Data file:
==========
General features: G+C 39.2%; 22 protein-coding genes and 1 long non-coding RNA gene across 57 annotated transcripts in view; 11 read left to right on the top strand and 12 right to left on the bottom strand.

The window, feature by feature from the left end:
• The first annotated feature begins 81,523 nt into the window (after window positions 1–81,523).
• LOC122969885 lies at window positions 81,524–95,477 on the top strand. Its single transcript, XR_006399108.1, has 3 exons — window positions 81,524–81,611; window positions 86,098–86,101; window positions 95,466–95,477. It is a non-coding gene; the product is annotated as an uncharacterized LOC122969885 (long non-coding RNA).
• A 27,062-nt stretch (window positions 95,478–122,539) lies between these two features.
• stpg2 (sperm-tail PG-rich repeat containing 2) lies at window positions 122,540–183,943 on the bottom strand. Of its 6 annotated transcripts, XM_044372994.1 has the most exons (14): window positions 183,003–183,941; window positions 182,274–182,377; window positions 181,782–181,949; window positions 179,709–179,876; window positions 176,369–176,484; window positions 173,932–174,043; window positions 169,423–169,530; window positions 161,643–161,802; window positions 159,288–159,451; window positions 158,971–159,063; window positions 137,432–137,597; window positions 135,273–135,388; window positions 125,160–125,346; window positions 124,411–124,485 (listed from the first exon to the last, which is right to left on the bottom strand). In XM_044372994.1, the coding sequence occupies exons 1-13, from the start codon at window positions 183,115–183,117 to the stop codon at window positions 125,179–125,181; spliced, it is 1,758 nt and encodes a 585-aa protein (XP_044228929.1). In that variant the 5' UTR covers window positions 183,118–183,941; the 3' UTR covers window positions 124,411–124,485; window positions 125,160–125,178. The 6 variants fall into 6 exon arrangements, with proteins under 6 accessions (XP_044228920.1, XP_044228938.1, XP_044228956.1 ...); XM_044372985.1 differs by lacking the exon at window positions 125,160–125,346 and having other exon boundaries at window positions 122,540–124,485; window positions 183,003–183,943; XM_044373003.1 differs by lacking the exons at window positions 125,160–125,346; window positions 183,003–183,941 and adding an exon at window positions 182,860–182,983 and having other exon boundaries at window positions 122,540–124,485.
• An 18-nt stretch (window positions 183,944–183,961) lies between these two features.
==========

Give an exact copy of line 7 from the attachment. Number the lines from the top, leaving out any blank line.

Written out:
• An 18-nt stretch (window positions 183,944–183,961) lies between these two features.